Recent Press Releases

Mar 06 2008

Johnson: Conditions at Tribal Facilities are Shocking

Supports upholding treaty, trust responsibilities in Indian Country

Johnson questions the Director of BIA law enforcement, Pat Ragsdale, on conditions at the Lower Brule jail



Washington, DC—This morning U.S. Senator Tim Johnson (D-SD) participated in a Senate Indian Affairs hearing to discuss the state of Indian Country’s schools, jails and health facilities.  Unfortunately, President Bush’s budget does not provide the resources necessary to fund these projects or make necessary improvements. The President’s Fiscal Year 2009 budget, in fact, provides less than one percent of what is necessary to improve current conditions.

Johnson, a member of the Committee, questioned the Director of BIA law enforcement, Pat Ragsdale, on conditions at the Lower Brule jail, pressing the agency to promptly staff this facility.  The delay in opening the Lower Brule facility is yet another example of the problems caused by these budget shortfalls.
Johnson’s hearing statement:
The provision of adequate educational, health and law enforcement facilities are essential to upholding our treaty and trust responsibilities to American Indians.  It is also a moral obligation.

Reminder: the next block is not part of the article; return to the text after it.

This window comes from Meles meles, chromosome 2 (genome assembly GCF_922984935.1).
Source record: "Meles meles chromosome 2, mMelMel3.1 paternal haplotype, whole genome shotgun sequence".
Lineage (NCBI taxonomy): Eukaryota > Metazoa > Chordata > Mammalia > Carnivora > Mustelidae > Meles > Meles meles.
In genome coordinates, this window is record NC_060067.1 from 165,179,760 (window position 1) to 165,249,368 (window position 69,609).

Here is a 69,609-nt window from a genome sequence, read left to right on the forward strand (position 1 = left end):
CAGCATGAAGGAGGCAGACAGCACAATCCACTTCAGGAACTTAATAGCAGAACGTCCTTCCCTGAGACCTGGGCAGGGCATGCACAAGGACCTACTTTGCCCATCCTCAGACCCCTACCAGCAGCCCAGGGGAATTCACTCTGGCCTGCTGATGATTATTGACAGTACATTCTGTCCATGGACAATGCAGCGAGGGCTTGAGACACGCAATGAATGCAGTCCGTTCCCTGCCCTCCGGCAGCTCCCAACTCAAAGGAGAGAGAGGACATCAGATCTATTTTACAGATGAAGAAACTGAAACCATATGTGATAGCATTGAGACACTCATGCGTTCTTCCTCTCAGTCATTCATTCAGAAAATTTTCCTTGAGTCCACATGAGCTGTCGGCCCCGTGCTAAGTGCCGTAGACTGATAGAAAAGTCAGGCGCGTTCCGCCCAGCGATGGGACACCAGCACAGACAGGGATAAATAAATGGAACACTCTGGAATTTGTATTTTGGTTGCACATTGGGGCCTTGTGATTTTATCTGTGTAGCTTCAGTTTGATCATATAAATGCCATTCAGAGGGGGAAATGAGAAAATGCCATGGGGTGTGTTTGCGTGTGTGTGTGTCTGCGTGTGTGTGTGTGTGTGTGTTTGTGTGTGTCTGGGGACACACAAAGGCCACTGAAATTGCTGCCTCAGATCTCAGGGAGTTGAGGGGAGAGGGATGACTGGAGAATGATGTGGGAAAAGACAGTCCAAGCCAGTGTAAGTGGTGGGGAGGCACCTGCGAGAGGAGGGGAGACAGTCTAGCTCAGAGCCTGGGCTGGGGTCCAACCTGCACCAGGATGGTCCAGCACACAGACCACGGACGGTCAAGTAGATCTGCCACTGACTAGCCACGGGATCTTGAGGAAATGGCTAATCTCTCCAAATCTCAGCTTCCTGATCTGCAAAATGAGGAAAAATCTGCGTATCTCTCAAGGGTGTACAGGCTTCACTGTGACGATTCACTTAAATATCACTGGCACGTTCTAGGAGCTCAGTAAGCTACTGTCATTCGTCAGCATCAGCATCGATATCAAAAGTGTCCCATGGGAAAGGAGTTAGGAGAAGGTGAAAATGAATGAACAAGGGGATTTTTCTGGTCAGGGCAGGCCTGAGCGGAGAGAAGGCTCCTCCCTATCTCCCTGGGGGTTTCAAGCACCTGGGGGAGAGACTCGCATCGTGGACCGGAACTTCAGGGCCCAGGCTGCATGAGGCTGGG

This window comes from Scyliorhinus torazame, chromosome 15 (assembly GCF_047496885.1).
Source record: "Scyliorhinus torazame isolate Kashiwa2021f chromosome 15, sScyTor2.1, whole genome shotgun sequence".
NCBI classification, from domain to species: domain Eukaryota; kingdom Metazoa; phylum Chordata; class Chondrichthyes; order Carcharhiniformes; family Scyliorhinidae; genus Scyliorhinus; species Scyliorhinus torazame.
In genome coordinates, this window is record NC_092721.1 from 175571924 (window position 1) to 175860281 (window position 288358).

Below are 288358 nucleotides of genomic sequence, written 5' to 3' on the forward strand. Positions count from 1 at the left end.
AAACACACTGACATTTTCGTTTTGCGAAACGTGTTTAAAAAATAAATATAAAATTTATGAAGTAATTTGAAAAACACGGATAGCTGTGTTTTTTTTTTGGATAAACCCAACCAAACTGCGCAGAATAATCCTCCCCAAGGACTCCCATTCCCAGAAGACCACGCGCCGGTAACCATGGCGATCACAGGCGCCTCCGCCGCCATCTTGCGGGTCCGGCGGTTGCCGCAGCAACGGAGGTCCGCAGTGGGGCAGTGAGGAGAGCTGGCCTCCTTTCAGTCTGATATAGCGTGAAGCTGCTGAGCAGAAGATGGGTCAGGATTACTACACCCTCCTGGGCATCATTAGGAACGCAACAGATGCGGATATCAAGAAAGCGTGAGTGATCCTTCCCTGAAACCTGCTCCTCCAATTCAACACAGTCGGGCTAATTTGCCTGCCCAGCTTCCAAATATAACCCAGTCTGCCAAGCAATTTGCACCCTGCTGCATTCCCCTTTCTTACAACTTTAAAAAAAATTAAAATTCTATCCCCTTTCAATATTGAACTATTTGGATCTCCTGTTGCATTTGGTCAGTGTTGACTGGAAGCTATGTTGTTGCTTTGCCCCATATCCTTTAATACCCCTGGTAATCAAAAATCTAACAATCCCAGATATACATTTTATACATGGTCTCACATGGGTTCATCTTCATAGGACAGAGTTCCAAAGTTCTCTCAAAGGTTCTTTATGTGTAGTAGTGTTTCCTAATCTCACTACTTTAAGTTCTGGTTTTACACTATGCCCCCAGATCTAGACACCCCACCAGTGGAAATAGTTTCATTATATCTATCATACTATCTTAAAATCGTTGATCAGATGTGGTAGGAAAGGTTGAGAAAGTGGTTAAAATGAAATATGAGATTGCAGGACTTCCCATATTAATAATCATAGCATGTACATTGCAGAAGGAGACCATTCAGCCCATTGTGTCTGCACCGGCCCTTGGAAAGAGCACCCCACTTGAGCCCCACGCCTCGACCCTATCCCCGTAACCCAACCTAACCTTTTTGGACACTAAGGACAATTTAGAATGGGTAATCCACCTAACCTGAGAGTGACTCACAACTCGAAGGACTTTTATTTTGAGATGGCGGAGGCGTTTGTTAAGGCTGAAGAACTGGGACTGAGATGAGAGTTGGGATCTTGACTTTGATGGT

There are nine BIA schools in my state that have been found to be in need of “Major Repairs or Replacement.” The conditions at these schools are shocking; they include inadequate fire protection, outdated electrical systems, improperly maintained furnaces and condemned buildings.
The affects of these conditions on tribal children are even more shocking.  This past December school had to be cancelled at Cheyenne River-Eagle Butte because temperatures in the building had dropped to 48 degrees due to problems with the heating system and the increased costs of heating fuel. 
At the Crow Creek School, children are living and taking classes in trailers because the lack of resources has prevented construction of a new dormitory to replace the one lost in a fire.  Simply put, the health and education of tribal children are at risk because their schools are literally crumbling down around them.
To try to address these challenges I, along with Representative Pomeroy, have introduced the Indian School Construction Act.  This bill has passed the Senate before and would create a tax credit bonding program for tribal schools, similar to the Qualified Zone Academy Bonds, to allow an additional funding mechanism for the construction of BIA schools.  The tribes in my state are not asking for much, only a safe and productive place for their children to learn, which we are obligated to provide by treaty, trust and moral obligations. 
While the Indian School Construction Act is not under the jurisdiction of Indian Affairs, I hope the members of this committee will support the bill and help take this important step to improve education facilities in Indian Country.
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